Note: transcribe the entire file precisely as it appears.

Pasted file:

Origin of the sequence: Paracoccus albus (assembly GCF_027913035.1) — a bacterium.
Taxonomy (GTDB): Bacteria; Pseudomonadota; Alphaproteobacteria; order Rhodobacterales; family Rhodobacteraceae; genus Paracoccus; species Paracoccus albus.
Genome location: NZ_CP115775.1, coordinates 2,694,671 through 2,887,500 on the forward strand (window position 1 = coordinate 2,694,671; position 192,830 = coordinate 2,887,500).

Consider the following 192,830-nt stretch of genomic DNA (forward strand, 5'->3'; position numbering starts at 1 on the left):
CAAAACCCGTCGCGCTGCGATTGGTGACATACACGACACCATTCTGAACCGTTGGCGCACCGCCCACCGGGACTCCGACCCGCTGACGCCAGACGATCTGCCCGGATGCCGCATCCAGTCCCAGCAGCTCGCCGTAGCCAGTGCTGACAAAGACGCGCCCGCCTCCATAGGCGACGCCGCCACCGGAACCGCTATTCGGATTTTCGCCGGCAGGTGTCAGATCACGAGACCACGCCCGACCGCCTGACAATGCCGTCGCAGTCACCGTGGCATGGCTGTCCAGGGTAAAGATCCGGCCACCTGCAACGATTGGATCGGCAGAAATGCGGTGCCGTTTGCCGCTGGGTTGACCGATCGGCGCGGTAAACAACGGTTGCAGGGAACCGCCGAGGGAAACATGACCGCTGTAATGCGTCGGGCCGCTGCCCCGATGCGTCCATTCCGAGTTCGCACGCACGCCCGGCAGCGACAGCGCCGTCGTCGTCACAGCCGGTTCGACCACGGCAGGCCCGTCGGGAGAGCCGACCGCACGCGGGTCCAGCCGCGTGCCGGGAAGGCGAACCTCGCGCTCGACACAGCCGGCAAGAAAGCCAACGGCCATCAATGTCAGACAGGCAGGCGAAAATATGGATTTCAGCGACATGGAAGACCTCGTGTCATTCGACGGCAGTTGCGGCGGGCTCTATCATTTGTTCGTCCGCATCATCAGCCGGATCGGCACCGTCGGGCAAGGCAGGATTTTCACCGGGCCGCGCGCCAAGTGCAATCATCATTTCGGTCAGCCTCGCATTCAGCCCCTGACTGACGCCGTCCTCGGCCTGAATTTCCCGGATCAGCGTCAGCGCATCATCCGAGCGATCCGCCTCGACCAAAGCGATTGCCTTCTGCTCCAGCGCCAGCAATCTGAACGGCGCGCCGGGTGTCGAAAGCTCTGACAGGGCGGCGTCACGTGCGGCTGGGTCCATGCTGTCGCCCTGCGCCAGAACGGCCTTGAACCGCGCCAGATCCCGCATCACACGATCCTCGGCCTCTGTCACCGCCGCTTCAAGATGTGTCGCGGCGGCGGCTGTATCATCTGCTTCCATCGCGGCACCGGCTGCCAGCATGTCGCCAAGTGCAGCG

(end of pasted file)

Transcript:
Origin of the sequence: Paracoccus albus (assembly GCF_027913035.1) — a bacterium.
Taxonomy (GTDB): Bacteria; Pseudomonadota; Alphaproteobacteria; order Rhodobacterales; family Rhodobacteraceae; genus Paracoccus; species Paracoccus albus.
Genome location: NZ_CP115775.1, coordinates 2,694,671 through 2,887,500 on the forward strand (window position 1 = coordinate 2,694,671; position 192,830 = coordinate 2,887,500).

Consider the following 192,830-nt stretch of genomic DNA (forward strand, 5'->3'; position numbering starts at 1 on the left):
CAAAACCCGTCGCGCTGCGATTGGTGACATACACGACACCATTCTGAACCGTTGGCGCACCGCCCACCGGGACTCCGACCCGCTGACGCCAGACGATCTGCCCGGATGCCGCATCCAGTCCCAGCAGCTCGCCGTAGCCAGTGCTGACAAAGACGCGCCCGCCTCCATAGGCGACGCCGCCACCGGAACCGCTATTCGGATTTTCGCCGGCAGGTGTCAGATCACGAGACCACGCCCGACCGCCTGACAATGCCGTCGCAGTCACCGTGGCATGGCTGTCCAGGGTAAAGATCCGGCCACCTGCAACGATTGGATCGGCAGAAATGCGGTGCCGTTTGCCGCTGGGTTGACCGATCGGCGCGGTAAACAACGGTTGCAGGGAACCGCCGAGGGAAACATGACCGCTGTAATGCGTCGGGCCGCTGCCCCGATGCGTCCATTCCGAGTTCGCACGCACGCCCGGCAGCGACAGCGCCGTCGTCGTCACAGCCGGTTCGACCACGGCAGGCCCGTCGGGAGAGCCGACCGCACGCGGGTCCAGCCGCGTGCCGGGAAGGCGAACCTCGCGCTCGACACAGCCGGCAAGAAAGCCAACGGCCATCAATGTCAGACAGGCAGGCGAAAATATGGATTTCAGCGACATGGAAGACCTCGTGTCATTCGACGGCAGTTGCGGCGGGCTCTATCATTTGTTCGTCCGCATCATCAGCCGGATCGGCACCGTCGGGCAAGGCAGGATTTTCACCGGGCCGCGCGCCAAGTGCAATCATCATTTCGGTCAGCCTCGCATTCAGCCCCTGACTGACGCCGTCCTCGGCCTGAATTTCCCGGATCAGCGTCAGCGCATCATCCGAGCGATCCGCCTCGACCAAAGCGATTGCCTTCTGCTCCAGCGCCAGCAATCTGAACGGCGCGCCGGGTGTCGAAAGCTCTGACAGGGCGGCGTCACGTGCGGCTGGGTCCATGCTGTCGCCCTGCGCCAGAACGGCCTTGAACCGCGCCAGATCCCGCATCACACGATCCTCGGCCTCTGTCACCGCCGCTTCAAGATGTGTCGCGGCGGCGGCTGTATCATCTGCTTCCATCGCGGCACCGGCTGCCAGCATGTCGCCAAGTGCAGCG